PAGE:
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Julia Betts was born in 1991 in Mechanicsburg, Pennsylvania and is currently based in Pittsburgh, Pennsylvania. In 2014, Betts graduated from the University of Pittsburgh with a BA and, in 2017, graduated from the Rhode Island School of Design MFA Sculpture program. At the University of Pittsburgh, Betts was recognized with six awards and two undergraduate research grants. After earning her BA in 2014, Betts exhibited in numerous solo shows at venues including Second Sight Studio (Columbus, Ohio), and Unsmoke Systems (Pittsburgh, PA). In addition, she completed an artist-in-residence programs at Second Sight Studio (OH) and Bunker Projects (PA). In 2015, she began at the Rhode Island School of Design Sculpture department. There, she focused on the performative aspect of her practice through performance centered coursework at both RISD and Brown University. She graduated from the Rhode Island School of Design in spring 2017 leaving with awards including the SLH Young Fellowship. Since graduating, she has participated in group exhibitions in Brooklyn, NY at Microscope Gallery, Reart Space, and Flux Factory. In 2018, she will be awarded the Peripheral Vision Publication Fellowship, an independent press devoted to critical dialogues about American contemporary art.
Betts creates situations that hold onto spaces or things. Thereby, her artistic practice lies at the intersection of installation, performance, and sculpture. Labor and time accumulate materially leaving traces such as giant black stains in Screens or a innumerable tiny rips in Picking, Bleeding. Spaces and objects artifact personal interactions and carry the residue of a lived experience.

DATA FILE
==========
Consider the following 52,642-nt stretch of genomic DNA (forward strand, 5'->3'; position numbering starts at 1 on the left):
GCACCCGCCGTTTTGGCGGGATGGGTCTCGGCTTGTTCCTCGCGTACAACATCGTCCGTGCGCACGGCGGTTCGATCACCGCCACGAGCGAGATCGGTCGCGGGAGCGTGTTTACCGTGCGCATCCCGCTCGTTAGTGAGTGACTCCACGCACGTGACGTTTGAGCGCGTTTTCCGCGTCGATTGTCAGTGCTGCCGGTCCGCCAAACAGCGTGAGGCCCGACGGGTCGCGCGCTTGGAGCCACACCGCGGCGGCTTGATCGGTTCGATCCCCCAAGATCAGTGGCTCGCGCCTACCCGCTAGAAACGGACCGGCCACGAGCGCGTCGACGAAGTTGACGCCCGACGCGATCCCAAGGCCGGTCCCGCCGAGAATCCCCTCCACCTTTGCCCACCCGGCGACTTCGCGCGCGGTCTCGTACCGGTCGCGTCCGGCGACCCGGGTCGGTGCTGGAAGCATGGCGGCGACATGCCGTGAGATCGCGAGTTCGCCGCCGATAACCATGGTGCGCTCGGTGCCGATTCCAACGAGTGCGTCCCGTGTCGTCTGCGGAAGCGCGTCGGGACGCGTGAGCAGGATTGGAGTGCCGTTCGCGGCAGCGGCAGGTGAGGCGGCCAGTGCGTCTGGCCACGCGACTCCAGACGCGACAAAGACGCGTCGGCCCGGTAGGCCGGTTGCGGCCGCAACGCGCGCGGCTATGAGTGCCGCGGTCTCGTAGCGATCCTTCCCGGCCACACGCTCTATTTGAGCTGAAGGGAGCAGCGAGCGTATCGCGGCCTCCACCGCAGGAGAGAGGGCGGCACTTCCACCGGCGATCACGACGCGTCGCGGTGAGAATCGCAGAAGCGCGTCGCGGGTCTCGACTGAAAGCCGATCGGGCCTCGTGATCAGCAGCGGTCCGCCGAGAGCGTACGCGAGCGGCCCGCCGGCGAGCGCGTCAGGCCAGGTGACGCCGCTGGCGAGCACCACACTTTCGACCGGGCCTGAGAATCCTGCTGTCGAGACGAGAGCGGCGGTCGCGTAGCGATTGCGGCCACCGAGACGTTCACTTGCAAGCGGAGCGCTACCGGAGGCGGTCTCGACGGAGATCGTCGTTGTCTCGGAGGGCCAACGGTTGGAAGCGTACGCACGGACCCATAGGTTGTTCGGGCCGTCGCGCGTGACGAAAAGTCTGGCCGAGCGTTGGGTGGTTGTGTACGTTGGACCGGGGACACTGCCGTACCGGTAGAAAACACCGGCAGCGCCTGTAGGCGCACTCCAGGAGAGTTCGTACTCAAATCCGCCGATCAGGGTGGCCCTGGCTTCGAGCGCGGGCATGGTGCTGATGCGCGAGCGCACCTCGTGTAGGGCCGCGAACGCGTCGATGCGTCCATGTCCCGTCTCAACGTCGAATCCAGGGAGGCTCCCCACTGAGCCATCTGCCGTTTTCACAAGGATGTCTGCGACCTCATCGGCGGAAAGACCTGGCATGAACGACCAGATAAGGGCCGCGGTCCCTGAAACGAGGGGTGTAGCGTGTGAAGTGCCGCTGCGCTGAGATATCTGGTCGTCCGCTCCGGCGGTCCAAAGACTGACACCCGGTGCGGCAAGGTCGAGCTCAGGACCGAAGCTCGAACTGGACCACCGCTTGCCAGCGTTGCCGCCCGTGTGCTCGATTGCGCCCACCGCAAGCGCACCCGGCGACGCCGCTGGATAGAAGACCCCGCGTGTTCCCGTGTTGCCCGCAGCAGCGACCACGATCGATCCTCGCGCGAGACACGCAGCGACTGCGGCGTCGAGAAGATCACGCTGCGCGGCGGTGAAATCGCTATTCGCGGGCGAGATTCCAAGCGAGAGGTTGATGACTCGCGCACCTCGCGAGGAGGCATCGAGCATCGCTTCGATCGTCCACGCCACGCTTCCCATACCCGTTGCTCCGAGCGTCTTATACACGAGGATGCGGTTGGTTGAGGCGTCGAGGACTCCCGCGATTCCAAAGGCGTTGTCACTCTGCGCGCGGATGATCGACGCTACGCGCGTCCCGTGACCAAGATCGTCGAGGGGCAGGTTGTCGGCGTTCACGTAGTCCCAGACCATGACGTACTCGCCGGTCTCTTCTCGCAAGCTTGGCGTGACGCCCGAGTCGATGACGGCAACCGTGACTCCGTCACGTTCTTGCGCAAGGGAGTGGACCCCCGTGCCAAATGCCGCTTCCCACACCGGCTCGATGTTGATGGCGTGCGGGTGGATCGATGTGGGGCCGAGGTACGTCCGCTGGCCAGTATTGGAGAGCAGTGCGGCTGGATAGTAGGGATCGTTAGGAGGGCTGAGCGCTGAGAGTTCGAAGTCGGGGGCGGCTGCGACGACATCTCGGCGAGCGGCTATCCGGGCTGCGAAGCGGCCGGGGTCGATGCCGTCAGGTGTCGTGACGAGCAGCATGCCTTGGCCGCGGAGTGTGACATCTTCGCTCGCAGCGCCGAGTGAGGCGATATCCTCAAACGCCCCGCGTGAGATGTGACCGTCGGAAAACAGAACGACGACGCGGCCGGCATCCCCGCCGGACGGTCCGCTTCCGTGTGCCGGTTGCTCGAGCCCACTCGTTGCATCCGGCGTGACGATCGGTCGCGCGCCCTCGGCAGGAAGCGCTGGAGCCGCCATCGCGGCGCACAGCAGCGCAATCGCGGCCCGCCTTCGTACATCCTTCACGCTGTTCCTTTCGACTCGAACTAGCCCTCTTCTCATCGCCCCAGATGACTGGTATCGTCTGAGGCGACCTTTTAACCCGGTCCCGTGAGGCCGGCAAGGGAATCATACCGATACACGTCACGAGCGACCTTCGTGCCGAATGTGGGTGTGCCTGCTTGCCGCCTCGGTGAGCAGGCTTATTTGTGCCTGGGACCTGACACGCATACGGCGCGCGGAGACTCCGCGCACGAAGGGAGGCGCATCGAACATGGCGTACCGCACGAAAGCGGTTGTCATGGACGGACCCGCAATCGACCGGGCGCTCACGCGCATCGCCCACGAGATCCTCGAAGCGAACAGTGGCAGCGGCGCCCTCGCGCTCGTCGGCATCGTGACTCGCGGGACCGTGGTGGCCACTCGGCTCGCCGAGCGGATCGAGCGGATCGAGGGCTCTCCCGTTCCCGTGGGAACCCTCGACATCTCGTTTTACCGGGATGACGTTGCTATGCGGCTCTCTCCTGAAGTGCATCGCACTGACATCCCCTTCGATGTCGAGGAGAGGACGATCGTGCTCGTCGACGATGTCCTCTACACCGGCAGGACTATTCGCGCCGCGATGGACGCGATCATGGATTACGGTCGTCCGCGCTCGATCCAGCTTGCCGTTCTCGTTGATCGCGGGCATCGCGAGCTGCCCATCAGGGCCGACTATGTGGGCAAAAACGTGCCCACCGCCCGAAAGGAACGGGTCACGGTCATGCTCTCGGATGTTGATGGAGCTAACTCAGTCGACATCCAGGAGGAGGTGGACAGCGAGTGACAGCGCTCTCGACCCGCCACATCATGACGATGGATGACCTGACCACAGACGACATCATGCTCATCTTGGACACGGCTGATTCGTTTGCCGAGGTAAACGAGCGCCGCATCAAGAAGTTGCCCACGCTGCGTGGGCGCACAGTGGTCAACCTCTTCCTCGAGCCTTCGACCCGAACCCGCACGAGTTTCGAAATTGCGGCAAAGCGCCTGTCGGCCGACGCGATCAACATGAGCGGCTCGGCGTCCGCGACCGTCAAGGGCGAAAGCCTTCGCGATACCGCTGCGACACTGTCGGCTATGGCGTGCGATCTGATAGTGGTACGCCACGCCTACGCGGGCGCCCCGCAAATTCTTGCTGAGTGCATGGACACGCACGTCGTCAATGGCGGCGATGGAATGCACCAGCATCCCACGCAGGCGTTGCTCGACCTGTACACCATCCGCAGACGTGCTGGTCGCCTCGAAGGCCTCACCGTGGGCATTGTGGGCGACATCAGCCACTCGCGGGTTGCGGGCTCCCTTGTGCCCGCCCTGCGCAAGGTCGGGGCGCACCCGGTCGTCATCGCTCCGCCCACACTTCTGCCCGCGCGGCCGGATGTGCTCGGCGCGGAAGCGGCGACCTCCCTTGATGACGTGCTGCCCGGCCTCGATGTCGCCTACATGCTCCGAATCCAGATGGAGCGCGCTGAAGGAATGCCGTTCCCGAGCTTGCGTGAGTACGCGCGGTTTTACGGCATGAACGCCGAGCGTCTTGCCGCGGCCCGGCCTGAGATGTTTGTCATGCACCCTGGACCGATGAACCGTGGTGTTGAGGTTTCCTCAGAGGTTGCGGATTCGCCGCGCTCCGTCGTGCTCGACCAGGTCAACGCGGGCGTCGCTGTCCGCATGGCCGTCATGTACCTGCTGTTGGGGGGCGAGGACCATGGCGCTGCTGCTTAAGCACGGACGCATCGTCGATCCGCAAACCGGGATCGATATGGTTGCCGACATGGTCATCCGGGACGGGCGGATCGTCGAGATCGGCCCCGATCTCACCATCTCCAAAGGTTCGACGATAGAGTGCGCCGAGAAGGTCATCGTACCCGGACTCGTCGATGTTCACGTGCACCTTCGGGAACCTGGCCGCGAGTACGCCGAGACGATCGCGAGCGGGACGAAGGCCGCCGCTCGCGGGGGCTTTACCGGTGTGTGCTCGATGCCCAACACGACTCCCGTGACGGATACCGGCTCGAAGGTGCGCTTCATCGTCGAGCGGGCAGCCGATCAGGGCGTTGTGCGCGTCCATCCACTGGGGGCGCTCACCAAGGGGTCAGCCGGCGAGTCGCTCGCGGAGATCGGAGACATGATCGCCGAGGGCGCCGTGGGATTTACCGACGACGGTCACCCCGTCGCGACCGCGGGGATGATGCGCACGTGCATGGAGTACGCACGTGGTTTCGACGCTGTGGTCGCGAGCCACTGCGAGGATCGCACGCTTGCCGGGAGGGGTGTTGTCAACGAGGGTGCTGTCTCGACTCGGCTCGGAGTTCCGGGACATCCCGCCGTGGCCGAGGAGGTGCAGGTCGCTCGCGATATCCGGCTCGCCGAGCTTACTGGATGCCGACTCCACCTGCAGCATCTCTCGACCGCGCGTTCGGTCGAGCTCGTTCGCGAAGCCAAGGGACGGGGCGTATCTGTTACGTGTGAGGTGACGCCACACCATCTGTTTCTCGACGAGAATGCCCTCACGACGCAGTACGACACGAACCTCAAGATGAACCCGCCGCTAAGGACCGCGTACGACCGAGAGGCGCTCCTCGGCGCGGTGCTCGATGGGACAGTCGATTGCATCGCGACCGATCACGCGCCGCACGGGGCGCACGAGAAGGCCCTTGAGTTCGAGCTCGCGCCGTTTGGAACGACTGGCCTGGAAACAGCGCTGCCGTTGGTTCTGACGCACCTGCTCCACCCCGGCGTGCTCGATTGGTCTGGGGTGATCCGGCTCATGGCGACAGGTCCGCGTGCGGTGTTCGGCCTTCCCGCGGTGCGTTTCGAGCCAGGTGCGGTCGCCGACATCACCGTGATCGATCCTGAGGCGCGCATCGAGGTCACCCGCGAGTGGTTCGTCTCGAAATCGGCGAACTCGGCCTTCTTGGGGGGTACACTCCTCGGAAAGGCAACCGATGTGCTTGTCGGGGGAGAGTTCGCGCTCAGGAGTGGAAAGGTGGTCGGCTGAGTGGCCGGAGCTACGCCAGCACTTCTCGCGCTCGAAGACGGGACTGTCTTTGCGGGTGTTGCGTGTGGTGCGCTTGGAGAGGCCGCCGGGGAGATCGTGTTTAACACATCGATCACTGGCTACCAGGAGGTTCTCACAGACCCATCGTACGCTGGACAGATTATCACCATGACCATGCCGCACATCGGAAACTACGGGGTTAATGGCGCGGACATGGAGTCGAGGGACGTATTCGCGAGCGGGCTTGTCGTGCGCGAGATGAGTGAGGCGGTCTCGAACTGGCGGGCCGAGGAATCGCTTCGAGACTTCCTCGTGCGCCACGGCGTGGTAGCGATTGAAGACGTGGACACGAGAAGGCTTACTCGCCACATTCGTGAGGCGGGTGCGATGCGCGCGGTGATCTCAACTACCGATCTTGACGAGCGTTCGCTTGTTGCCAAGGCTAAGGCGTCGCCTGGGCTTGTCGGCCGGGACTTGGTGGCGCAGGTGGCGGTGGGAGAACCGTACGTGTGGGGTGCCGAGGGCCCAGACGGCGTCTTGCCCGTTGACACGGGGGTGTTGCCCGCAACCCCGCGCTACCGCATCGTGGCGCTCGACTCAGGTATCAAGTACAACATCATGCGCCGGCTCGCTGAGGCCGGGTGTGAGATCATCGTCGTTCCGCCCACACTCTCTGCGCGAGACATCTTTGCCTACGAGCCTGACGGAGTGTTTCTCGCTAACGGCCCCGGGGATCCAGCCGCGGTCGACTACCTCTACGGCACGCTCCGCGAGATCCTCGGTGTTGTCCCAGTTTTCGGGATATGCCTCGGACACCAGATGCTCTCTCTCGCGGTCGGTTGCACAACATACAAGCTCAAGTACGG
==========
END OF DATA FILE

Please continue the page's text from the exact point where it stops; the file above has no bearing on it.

Early work including Detritus and Skin Blurs investigated psychological discomfort within a body. These ideas evolved to question the relationship of a body to its surroundings in pieces including Screens, Picking, Bleeding, 2015-2017, and Unmaking and Making Self-portrait. Walls became symbolic for skin, but also mental, emotional, and social settings. In working with domestic spaces, she questions, what is the boundary between hostility and nest? Psychological settings within a person or place and can be transmitted viscerally and visually.
Theoretical threads running through her work include Sarah Ahmed’s “touchy feely” with Jane Bennett’s “vital materialism”. In Sarah Ahmed’s concept “touchy feeling,” more physical interaction with an object causes more attachment.The attachment is both physical and emotional. Physical sensations are innately tied to emotional states. But, when does repetitive, meditative labor of care shift into obsessive compulsion? Betts’ work speaks to an overwhelm of touch. In Betts’ overall body of work, overwhelm is method to engage, lull, distract, and repel the viewer. What is the boundary between attraction and repulsion?
A recurrent subject is when one is overwhelmed by finding herself too much or too little for a situation despite ritualistic procedures and minimalist categorizations. In addition, materials themselves are unsuited to their tasks. Material are unruly and pushed to their maximal limits. My own authorship is challenged by material initiative. In this way, Betts' work is tied to the theorist Jane Bennett and the ideas from Bennett's work “Vibrant Matter” in which materials have intention and power. For example, in 2015-2017, organic growth overcomes artistic intention when interior rot arises and transforms her work.